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Comments by loonpt

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Posted on May 22 at 1:38 p.m.

tabatha with two contradictory statements:

"they "built" it and they will pay the fines, and pay for the clean-up."

"Yesterday was anti-Chevron day for the messes they have created and not cleaned up."

There you have it, I am right again.

These companies are never held liable for all their damages even though they say they are and I would be willing to bet with some investigative work one could find that taxpayer funds are in part used for these clean-ups and the clean-ups don't actually clean everything up, local affected citizens and businesses get stiffed and don't receive just compensation. And you know what else? It's probably all legal, written right into the oil industry regulations. That is why regulations are worthless and we need to focus on making these companies truly accountable for their actions.

You see, businesses treat this like a math equation...

If the risk with the automatic safety shut off takes it down from a 1% chance of a spill in 10 years time to a .2% chance of a spill within 10 years time, and the predicted cost of a spill is $50 million without the shutoff valve and $10 million with the shut off valve - if the shut off valve costs $100k then a business can figure out what the most economic decision is.

.01 x $50 million = $500k risk cost to not institute automatic safety valve

.005 x $10 million = $50k risk cost if automatic safety valve is installed + $100k for the automatic safety valve = $150k

So if you compare the costs, $500k vs. $150k the rational business decision would be to install the automatic safety valves.

However, if the company has a liability cap or doesn't end up having to pay for the full clean-up, you can see how that result might change.

On Huge Oversight Gap on Refugio Pipeline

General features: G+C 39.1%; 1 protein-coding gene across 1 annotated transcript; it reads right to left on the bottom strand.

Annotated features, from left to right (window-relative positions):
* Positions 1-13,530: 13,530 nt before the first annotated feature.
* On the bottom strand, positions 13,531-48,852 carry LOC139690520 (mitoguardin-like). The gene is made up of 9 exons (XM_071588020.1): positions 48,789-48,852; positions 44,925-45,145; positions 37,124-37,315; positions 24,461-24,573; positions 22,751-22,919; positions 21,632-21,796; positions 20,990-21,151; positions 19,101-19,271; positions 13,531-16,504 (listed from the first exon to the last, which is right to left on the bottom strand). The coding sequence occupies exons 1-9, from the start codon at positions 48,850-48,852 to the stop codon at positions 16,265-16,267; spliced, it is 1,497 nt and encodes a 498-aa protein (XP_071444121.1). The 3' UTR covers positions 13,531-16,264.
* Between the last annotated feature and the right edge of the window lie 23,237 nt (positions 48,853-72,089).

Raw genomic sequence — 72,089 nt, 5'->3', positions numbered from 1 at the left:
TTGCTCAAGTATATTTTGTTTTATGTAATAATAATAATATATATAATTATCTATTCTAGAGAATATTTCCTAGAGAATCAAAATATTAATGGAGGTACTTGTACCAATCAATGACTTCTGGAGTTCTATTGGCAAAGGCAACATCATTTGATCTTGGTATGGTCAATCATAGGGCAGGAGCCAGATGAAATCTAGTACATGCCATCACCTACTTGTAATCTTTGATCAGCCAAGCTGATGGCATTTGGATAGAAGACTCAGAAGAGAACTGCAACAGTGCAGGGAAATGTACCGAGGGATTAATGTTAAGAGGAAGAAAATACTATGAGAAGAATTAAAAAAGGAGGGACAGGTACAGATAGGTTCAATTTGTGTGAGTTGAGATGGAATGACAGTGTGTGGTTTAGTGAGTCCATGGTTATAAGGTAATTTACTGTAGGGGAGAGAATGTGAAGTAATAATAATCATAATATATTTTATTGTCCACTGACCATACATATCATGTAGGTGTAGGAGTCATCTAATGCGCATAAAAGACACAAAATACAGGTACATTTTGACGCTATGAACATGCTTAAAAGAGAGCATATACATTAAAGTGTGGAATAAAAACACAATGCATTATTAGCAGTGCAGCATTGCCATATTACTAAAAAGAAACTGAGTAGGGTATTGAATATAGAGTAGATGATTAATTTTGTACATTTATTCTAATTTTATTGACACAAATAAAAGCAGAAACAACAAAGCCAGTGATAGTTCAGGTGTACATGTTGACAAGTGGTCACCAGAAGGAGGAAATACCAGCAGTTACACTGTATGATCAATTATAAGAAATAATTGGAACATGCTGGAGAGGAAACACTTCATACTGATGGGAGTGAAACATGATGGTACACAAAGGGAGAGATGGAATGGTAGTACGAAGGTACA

Posted on May 22 at 12:23 p.m.

Oh that is total garbage, nativeson.. gas prices will not be affected by a spill like this, there is plenty of oil coming in foreign and domestic that dictate the gas prices.

All Plains American can go out of business if it comes to that for all I care - they should pay for EVERYTHING and restore everything. They were the ones who decided not to buy the safety equipment for their pipe.

If All Plains American were to go out of business, they will sell their infrastructure to other oil companies who, odds are, have a much better safety record. That is exactly what is supposed to happen.

But hey, let's put this argument on a bigger scale and see how your theory works out. Let's say the spill was big enough and expensive enough and that this company going out of business had a significant enough impact on the market to raise gas prices by 10 or 20 cents for some time. If they are that big and that neglectful, that means they have been getting away with using equipment that is less safe and they have been able to put oil on the market all this time at a cheaper rate than it should have cost with the proper safety equipment. That means we would have been receiving a discount all this time on our gas, a discount that was inflated by the fact that they weren't spending money on that safety equipment. Had they spent the money on the safety equipment for all their infrastructure, then gas would have been slightly higher and we never would have experienced the spill.

The point is that yes, the consumer ultimately pays for oil that goes toward safety equipment that prevents spills or toward the damage from the oil spills, but they have to pay for ONE or the OTHER. The oil company is responsible and supposed to be smart enough to invest in enough safety equipment to prevent spills based on the risk of a spill and the cost of damages vs. the cost of the safety equipment. If the business does a poor job making these decisions, then they go out of business. That's how the free market helps regulate these things - but we don't have a free market, we have a regulated oil industry with regulated protections in place for that industry that causes them to make poor decisions in this area.

On Huge Oversight Gap on Refugio Pipeline

Posted on May 22 at 10:35 a.m.

sevendolphins, my argument is a bit more complicated than that. Jarvis' might not be, but mine is.

I am absolutely certain that oil industry regulations in this country protect the oil companies. I am certain that oil companies get away with polluting and when there are accidents they are some how able to evade total liability to clean up and restore all of the damage 100% and give complete restitution to all those they damaged.

There is an abalone farm just down the way from this oil spill. They collect ocean water and farm kelp for their operation. How will they be affected by this? Will they be compensated by Plains All American? Will Plains All American completely restore the affected areas and help re-establish wildlife in those affected areas? Are they compensating all of the federal clean-up agencies completely or is the taxpayer going to help foot the bill?